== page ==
The Kuiper Belt and Olbers Paradox

Scott J. Kenyon1 and Rogier A. Windhorst2

1 Smithsonian Astrophysical Observatory, 60 Garden Street, Cambridge, MA 02138, USA
2 Dept of Physics & Astronomy, Arizona State University, Box 871504, Tempe , AZ 85287-1504, USA

Submitted to: Astrophysical Journal Letters

For preprints, contact skenyon@cfa.harvard.edu
or on the web at http://xxx.arXiv.org/abs/astro-ph/0009162

The Inclination Distribution of the Kuiper Belt

Michael E. Brown1

1 Division of Geological and Planetary Sciences, California Institute of Technology, Pasadena, CA 91125, USA

Submitted to: The Astronomical Journal

Preprints on the web at http://www.gps.caltech.edu/~mbrown/papers


Cometary Collisional Evolution During Ejection to the Oort Cloud

S.A. Stern1 and P.R. Weissman2

1 Southwest Research Institute, Suite 426, 1050 Walnut Street, Boulder, CO 80302, USA
2 Jet Propulsion Laboratory, California Institute of Technology, Pasadena, CA 91109, USA

Submitted to: Nature

For preprints, contact alan@boulder.swri.edu

The Activity of Comet 29P/Schwassmann-Wachmann 1 Monitored Through its CO J=2-1 Radio Line

M.C. Festou1, M. Gunnarsson2, H. Rickman2, A. Winnberg3, and G. Tancredi4

1 Southwest Research Institute, Dept. of Space Studies, Boulder, USA
2 Astronomiska Observatoriet, Uppsala, Sweden
3 Onsala Rymdobservatorium, Onsala, Sweden
4 Dpto. Astronomia, Fac. Ciencias, Igua 4225, Montevideo, Uruguay

To appear in: Icarus

For preprints, contact festou@ast.obs-mip.fr
or on the web at http://webast.ast.obs-mip.fr/people/festou/papers.html

The Discovery of Argon in Comet Hale-Bopp

S.A. Stern1, D.C. Slater2, M.C. Festou1,3, J.Wm. Parker1,
R. Gladstone
2, M.F. A'Hearn4, and E. Wilkinson5

1 Southwest Research Institute, Boulder, CO 80302, USA
2 Southwest Research Institute, San Antonio TX 78256, USA
3 Observatoire Midi-Pyrenées, Toulouse, France
4 Department of Astronomy, University of Maryland, College Park, MD 20742, USA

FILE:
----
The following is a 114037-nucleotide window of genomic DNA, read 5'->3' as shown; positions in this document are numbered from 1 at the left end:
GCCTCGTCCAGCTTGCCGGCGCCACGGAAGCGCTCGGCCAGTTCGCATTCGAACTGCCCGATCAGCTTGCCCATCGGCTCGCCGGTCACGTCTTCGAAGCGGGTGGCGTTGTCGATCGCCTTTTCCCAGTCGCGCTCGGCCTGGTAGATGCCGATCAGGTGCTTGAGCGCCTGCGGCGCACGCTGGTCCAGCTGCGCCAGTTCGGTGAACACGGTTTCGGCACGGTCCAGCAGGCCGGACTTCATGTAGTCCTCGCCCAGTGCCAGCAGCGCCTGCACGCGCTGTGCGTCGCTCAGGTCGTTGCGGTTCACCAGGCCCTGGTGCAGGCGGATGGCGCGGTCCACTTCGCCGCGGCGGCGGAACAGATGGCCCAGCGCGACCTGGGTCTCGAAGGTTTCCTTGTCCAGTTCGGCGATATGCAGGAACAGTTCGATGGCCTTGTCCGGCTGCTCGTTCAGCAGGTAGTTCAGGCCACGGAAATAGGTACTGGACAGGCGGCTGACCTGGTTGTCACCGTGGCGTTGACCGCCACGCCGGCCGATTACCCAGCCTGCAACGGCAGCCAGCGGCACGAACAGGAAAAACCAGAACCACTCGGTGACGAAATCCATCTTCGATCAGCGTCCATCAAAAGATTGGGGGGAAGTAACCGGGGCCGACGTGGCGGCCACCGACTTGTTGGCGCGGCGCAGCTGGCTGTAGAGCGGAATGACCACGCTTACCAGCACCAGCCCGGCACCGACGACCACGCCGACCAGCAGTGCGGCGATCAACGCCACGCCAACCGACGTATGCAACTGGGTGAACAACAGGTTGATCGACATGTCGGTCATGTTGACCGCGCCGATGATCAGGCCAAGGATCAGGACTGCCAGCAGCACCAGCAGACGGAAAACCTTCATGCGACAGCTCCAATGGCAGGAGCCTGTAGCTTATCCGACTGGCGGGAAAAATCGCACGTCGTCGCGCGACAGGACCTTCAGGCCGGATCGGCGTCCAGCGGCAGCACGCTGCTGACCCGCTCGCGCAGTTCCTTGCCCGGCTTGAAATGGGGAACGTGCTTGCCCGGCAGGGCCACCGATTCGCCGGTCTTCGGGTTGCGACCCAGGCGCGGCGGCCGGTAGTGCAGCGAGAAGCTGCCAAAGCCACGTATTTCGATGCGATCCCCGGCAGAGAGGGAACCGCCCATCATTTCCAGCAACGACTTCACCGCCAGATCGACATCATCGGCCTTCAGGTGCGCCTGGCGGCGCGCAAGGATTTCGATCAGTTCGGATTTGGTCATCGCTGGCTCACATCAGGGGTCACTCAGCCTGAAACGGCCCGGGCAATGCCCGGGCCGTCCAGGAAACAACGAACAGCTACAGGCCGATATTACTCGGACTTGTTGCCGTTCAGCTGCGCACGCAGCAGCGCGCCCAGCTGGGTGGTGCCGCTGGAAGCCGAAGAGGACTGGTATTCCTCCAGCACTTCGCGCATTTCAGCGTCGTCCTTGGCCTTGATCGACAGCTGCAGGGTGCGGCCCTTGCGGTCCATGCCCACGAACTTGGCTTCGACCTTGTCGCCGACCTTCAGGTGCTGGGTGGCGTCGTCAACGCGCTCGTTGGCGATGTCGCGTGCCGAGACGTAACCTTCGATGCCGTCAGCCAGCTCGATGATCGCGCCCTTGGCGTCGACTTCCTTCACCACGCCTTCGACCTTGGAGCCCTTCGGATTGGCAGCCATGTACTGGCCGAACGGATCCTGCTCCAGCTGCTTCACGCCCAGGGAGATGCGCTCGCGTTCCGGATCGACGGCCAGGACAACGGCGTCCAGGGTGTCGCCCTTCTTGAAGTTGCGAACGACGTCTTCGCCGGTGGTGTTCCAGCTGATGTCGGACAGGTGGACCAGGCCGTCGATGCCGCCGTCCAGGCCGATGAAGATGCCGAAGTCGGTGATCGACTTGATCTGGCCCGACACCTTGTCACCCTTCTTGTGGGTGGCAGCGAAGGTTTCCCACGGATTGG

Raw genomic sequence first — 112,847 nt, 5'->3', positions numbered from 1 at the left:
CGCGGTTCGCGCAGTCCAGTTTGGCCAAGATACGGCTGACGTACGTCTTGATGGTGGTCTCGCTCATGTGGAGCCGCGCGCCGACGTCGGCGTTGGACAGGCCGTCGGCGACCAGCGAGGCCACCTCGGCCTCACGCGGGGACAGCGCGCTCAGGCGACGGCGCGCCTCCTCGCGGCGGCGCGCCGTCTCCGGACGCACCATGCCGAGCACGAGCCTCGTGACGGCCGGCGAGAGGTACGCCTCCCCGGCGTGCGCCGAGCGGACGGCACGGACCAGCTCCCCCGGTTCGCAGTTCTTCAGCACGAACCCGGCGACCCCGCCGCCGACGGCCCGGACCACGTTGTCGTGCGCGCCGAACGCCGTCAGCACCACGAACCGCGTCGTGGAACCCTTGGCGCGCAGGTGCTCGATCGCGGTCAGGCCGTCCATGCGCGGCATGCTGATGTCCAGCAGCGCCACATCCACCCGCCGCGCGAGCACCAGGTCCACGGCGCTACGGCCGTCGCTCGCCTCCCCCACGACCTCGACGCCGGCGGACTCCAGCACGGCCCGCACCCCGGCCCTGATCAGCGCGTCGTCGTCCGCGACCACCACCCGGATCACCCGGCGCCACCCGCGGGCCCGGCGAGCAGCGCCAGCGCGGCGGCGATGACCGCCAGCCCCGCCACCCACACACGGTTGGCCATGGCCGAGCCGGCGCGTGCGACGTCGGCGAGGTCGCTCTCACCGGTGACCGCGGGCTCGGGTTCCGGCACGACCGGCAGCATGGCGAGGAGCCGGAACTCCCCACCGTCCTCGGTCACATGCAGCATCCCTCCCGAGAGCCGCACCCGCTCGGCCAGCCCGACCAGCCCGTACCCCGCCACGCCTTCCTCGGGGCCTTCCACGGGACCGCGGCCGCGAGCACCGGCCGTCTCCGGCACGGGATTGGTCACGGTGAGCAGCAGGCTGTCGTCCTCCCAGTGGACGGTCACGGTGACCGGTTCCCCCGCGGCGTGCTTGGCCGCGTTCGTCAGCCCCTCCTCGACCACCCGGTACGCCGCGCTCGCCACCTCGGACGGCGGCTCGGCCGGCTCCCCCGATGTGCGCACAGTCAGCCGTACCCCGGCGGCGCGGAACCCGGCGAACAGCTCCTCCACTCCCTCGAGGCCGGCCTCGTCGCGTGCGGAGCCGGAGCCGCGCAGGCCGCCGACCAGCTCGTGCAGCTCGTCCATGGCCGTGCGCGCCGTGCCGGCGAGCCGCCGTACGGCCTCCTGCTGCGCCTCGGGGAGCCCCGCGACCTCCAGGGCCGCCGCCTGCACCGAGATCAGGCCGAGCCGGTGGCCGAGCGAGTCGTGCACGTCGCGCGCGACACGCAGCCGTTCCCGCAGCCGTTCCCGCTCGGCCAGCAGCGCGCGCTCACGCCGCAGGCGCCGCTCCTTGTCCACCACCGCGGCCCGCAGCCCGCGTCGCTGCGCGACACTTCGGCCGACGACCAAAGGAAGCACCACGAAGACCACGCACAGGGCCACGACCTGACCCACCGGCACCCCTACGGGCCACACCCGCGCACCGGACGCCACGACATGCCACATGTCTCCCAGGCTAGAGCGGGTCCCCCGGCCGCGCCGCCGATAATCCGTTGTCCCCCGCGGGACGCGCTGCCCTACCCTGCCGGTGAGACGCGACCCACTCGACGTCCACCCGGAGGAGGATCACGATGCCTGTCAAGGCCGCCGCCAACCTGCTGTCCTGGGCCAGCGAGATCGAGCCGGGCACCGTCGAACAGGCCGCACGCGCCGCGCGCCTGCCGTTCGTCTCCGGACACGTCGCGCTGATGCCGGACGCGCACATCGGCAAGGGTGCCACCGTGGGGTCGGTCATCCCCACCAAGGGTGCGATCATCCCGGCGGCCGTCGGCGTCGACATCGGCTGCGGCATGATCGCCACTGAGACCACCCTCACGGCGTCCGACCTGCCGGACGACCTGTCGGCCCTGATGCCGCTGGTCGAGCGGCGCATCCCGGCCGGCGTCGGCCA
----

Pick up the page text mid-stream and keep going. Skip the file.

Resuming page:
5 CASA, University of Colorado, Boulder, CO 80302, USA

To appear in: The Astrophysical Journal Letters

For preprints, contact alan@boulder.swri.edu
or on the web at http://www.boulder.swri.edu/~joel/papers.html


[The DPS meeting will begin soon after this issue of the Newsletter is sent out, so below I include the Kuiper Belt related papers that I found in the program (http://www.aas.org/dps2000/). Since the IAU meeting has already passed, I will include the titles only of those contributions that were submitted to the Newsletter, though the full program and Kuiper belt related talks can be found at: http://www.iau.org/ffscp.htm#JD4 -- Ed.]

Regarding the Criteria for Planethood and Proposed Classification Schemes

S.A Stern1 and H.F. Levison1

1 Southwest Research Institute, Suite 426, 1050 Walnut Street, Boulder, CO 80302, USA

To appear in: IAU Proceedings

For preprints, contact alan@boulder.swri.edu
or on the web at http://www.boulder.swri.edu/~alan/papers.html

Resonant Gaps in the Scattered Cometary Population of the Trans-Neptunian Region

Tanya Taidakova1, Leonid M. Ozernoy2, and Nick N. Gorkavyi3

1 Computational Consulting Service, MD, simeiz@aol.com
2 5C3, School of Computational Sciences and Department of Physics & Astronomy, George Mason U., Fairfax, VA 22030-4444; ozernoy@science.gmu.edu
3 NASA/GSFC, Greenbelt, MD 20771; gorkavyi@stars.gsfc.nasa.gov

To appear in: IAU Proceedings

DPS Meeting

Newsletter Information

The Distant EKOs Newsletter is dedicated to provide researchers with easy and rapid access to current work regarding the Kuiper belt (observational and theoretical studies), directly related objects (e.g., Pluto, Centaurs), and other areas of study when explicitly applied to the Kuiper belt.

We accept submissions for the following sections:

A LaTeX template for submissions is appended to each issue of the newsletter, and is sent out regularly to the e-mail distribution list. Please use that template, and send your submission to:
The Distant EKOs Newsletter is available on the World Wide Web at:
Recent and back issues of the Newsletter are archived there in various formats. The web pages also contain other related information and links.

Distant EKOs is not a refereed publication, but is a tool for furthering communication among people interested in Kuiper belt research. Publication or listing of an article in the Newsletter or the web page does not constitute an endorsement of the article's results or imply validity of its contents. When referencing an article, please reference the original source; Distant EKOs is not a substitute for peer-reviewed journals.

Moving ... ??

If you move or your e-mail address changes, please send the editor your new address. If the Newsletter bounces back from an address for three consecutive issues, the address will be deleted from the mailing list. All address changes, submissions, and other correspondence should be sent to:


Joel Parker